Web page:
I recognize, in rendering the hand, three different actions.
The first occurs when the horse has his head flexed at the axoid articulation, and the muscles of the neck, being under restraint by the tension of the reins, begin to show fatigue, stiffness, and a failure of sensibility. But if, after a time, the rider eases this tension, either by advancing the hand or by letting the reins slip in his fingers, he allows the animal to rest his muscles, and renders his hand in the first sense.
The second way of rendering the hand depends on fingering. When the head is flexed, as in the first instance, the rider's control over the neck is by way of the lower jaw. But since the bars are of uncertain sensibility, if the mouth remains closed notwithstanding the pressure of the bit, the contraction at the tempero-maxillaris articulation will be communicated to the alto-axoid. The result is still greater fatigue, stiffness, and loss of sensibility. But when the neck is flexed and the bit in contact with the bars, pressure of the fingers on the reins opens the mouth, while cessation of this pressure allows it to close. This cessation of the pressure which has flexed the lower jaw is rendering the hand in the second sense. The repetition of this flexing and rendering constitutes fingering.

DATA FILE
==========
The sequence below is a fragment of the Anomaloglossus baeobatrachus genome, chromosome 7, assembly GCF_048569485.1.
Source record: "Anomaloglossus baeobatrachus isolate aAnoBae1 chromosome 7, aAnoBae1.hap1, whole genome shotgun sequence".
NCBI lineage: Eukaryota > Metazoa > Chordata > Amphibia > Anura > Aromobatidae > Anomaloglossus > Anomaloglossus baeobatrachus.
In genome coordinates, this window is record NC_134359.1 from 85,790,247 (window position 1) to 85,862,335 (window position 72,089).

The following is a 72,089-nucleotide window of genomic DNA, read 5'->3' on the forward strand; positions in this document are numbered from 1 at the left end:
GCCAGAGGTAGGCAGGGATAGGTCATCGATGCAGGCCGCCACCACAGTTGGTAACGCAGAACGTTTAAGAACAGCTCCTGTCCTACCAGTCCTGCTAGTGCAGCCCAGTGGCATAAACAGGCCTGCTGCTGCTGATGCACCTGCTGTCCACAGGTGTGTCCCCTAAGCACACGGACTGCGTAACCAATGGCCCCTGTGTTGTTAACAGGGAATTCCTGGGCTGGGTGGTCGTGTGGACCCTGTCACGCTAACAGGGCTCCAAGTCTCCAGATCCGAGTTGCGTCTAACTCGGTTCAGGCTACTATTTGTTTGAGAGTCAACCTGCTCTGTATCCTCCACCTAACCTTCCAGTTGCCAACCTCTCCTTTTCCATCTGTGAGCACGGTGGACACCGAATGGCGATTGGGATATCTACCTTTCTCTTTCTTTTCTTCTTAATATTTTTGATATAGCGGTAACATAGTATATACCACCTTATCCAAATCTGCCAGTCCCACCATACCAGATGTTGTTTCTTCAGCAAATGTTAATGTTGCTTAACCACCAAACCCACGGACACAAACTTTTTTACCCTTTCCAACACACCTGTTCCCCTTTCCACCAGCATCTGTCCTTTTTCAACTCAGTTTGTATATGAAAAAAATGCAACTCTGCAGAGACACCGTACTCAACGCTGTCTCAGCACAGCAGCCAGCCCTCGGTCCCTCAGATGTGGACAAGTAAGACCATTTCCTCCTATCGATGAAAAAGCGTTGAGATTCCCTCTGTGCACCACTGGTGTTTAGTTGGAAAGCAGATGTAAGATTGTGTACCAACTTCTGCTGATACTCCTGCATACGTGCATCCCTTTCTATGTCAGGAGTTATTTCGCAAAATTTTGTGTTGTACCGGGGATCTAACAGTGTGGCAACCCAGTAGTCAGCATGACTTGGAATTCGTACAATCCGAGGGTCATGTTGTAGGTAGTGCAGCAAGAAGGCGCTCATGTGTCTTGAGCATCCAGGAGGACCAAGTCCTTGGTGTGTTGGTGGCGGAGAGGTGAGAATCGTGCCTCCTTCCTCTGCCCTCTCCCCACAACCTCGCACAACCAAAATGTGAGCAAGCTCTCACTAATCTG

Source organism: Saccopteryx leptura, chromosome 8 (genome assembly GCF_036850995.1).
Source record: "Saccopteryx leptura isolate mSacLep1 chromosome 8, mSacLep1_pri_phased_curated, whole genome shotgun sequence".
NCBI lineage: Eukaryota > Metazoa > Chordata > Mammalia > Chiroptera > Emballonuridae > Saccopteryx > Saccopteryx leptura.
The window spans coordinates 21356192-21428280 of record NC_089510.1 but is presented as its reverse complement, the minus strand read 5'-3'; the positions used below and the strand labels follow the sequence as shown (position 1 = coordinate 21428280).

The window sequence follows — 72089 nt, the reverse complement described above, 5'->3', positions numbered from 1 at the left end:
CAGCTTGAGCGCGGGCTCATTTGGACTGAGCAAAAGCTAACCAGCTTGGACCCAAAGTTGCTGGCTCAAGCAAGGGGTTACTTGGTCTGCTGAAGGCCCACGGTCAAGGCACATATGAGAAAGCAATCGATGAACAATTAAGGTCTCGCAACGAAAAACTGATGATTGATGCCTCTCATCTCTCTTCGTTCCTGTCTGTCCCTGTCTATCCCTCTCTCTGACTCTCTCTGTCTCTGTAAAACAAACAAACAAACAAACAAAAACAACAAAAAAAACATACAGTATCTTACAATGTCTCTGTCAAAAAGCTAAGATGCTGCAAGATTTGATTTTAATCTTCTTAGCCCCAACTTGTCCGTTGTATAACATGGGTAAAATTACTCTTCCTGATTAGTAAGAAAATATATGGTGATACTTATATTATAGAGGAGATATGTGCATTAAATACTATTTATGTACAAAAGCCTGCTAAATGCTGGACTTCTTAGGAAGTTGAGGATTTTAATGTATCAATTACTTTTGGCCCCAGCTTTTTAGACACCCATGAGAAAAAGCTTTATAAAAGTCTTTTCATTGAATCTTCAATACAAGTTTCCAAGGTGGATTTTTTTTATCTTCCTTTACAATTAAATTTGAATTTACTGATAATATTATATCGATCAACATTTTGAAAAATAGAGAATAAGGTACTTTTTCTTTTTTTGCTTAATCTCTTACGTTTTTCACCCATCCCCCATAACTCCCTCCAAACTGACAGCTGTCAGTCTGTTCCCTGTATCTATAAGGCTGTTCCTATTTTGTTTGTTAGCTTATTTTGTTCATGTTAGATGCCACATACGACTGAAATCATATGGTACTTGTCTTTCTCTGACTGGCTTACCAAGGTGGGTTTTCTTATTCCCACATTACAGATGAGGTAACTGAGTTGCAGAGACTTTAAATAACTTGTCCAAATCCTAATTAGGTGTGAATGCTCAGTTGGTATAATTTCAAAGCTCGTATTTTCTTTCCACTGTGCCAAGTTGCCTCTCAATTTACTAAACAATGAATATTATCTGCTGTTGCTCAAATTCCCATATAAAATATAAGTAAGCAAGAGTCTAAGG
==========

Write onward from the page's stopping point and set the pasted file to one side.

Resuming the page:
"Fingering" is the only possible translation of the French, doighter, used by musicians to mean the delicate sensibility by which they distinguish